Letters to SF Chronicle and Marin IJ: Benefits of electric cars/U.S. must take action to reduce CO2 emissions

San Francisco Chronicle, March 7, 2019:

Benefits of electric cars

Regarding “Off-putting change in new car” (Letters, Mar. 6): Being put off by the range and cost of a Tesla does not change the fact that a Model 3 provides 310 miles (soon to be increased) at a cost of several cents per mile. Very few people need more range than that, and hardly any other vehicles are cheaper to drive because electric cars need no tune-ups, smog checks, belts, exhaust parts, antifreeze, oil, air filters, etc.

The Model Y will satisfy demands for a small crossover SUV at a price well below that of many new cars, provide a similar range, and will not emit carbon pollution that we all breathe. It will not, however, slow climate disruption.

To do that, our members of Congress must pass HR763, the Energy Conservation and Carbon Dividend Act of 2019. This legislation will return funds from fossil fuel companies to everyone in equal shares, dramatically reduce carbon pollution and stimulate the economy like no other program now being considered. Lower-income folks whose carbon footprint is lower will benefit the most, and we will all benefit from a healthier environment. Save up your carbon dividend and buy an electric car.

Richard Bailey

Marin Independent Journal, March 7, 2019:

U.S. must take action to reduce CO2 emissions

The March 3 article on the Green New Deal got two important things right. The United States needs national legislation to reduce carbon dioxide emissions as soon as possible. And that legislation must be economically just.

The GND would go far beyond these goals, and reform our economy and political processes from top to bottom. To some, these measures are controversial. Such a sweeping, high-concept resolution will significantly delay (if not kill) the political deal that would allow the GND to reduce carbon emissions. As the increasingly severe firestorms and tidal flooding demonstrate, we can’t afford delay.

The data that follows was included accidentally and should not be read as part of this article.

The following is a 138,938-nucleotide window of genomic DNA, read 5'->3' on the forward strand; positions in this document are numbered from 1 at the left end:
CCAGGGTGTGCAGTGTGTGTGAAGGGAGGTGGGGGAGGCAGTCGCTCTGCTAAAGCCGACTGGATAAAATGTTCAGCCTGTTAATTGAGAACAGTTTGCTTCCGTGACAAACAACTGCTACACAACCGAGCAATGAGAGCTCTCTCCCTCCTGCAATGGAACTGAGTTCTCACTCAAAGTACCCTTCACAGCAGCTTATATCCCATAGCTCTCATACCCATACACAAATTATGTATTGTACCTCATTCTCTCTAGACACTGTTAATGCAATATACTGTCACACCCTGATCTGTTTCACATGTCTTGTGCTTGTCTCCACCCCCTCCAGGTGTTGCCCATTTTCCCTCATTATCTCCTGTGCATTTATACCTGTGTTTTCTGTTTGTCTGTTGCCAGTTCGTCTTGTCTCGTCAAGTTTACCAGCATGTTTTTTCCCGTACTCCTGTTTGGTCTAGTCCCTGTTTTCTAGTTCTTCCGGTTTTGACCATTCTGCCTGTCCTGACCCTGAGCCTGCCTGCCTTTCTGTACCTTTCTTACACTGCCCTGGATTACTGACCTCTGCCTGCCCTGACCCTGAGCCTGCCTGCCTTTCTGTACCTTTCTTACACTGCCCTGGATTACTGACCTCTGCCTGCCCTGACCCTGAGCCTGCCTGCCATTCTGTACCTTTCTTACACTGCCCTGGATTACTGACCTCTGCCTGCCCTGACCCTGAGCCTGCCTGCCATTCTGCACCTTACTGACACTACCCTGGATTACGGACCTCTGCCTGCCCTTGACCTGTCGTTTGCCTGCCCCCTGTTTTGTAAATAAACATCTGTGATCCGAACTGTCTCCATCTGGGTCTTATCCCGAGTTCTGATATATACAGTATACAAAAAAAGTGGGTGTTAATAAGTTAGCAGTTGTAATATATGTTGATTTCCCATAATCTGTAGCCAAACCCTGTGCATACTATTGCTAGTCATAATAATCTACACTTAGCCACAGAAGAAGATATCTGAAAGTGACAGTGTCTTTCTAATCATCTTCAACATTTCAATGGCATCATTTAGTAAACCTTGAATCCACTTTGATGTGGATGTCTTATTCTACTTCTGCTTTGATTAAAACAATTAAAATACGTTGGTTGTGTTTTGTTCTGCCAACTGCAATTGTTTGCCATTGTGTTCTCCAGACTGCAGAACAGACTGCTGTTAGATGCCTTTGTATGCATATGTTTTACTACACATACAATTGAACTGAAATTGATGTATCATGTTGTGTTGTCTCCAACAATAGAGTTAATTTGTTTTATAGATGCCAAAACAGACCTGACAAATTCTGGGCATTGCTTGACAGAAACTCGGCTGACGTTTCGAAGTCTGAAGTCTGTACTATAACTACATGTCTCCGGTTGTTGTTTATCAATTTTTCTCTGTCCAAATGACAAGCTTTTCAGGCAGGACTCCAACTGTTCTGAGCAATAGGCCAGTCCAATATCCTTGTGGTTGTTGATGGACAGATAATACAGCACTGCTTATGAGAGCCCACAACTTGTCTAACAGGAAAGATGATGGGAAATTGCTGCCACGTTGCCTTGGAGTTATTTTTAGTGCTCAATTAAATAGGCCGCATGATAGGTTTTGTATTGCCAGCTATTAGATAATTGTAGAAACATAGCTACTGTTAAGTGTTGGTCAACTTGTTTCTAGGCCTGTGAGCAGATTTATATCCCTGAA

The way to immediately and dramatically reduce carbon emissions is to pass the specific, detailed bill that already has bipartisan support: HR 763, the Energy Innovation and Carbon Dividend Act. By imposing rising pollution fees on companies that produce and import fossil fuels, this act would slash emissions more than any other detailed legislation ever introduced in Congress. By returning the revenues in equal shares to all Americans, it would make low- and middle-income families better off financially, providing the needed social and economic equity.

Because the Energy Innovation and Carbon Dividend Act would be effective, equitable and non-ideological, it would be as politically popular as Social Security. Let’s debate the GND; but meanwhile, let’s take immediate, effective action on carbon.

Ray Welch


Letter To Marin IJ: Legislation Would Cut Carbon Emissions 40%

The following was published in the Marin IJ 
By Ray Welch January 11, 2019

Legislation would cut
carbon emissions 40%

I appreciate Steve Ziman’s respectful contribution to the discussion on climate action (Readers’ Forum, Jan. 4).

I’d urge him to look at the bipartisan Energy Innovation and Carbon Dividend Act (S.3791/HR.7173) sponsored by both Republicans and Democrats, that Congress is considering right now. It addresses all his concerns.

First, the legislation doesn’t propose a tax, but a fee. Fossil fuel companies would buy pollution permits for every unit of oil, natural gas and coal they extract or import. The Treasury Department would not keep this money. Instead, 100 percent of it would be divided into equal shares and returned by check or direct deposit to every household in America, somewhat like Social Security.

Second, it is very much a market solution. The fossil fuel companies would choose how much of their fee payments to recover in their sales prices. The consumer would then choose which products to buy: higher-priced, high-carbon ones, or lower-priced, low-carbon ones. For low-carbon consumers, their monthly check from the Treasury Department would exceed their total monthly cost increases. In this way, they would earn money for reducing pollution.

Third, the program would indeed reduce global carbon emissions. It imposes a tariff on the carbon content of imports from countries that lack a carbon price. Since America is the world’s largest consumer market, China and others would try to avoid that tariff by instituting their own carbon price and reducing the carbon content of their exports.

Fourth, America’s industry would be advantaged, not disadvantaged. Some of the tariff proceeds would be rebated to our own export industries to offset their carbon costs and keep them competitive overseas.

It’s estimated that carbon emissions would be reduced by 40 percent within 12 years, with further reductions after that.

— Ray Welch, Marinwood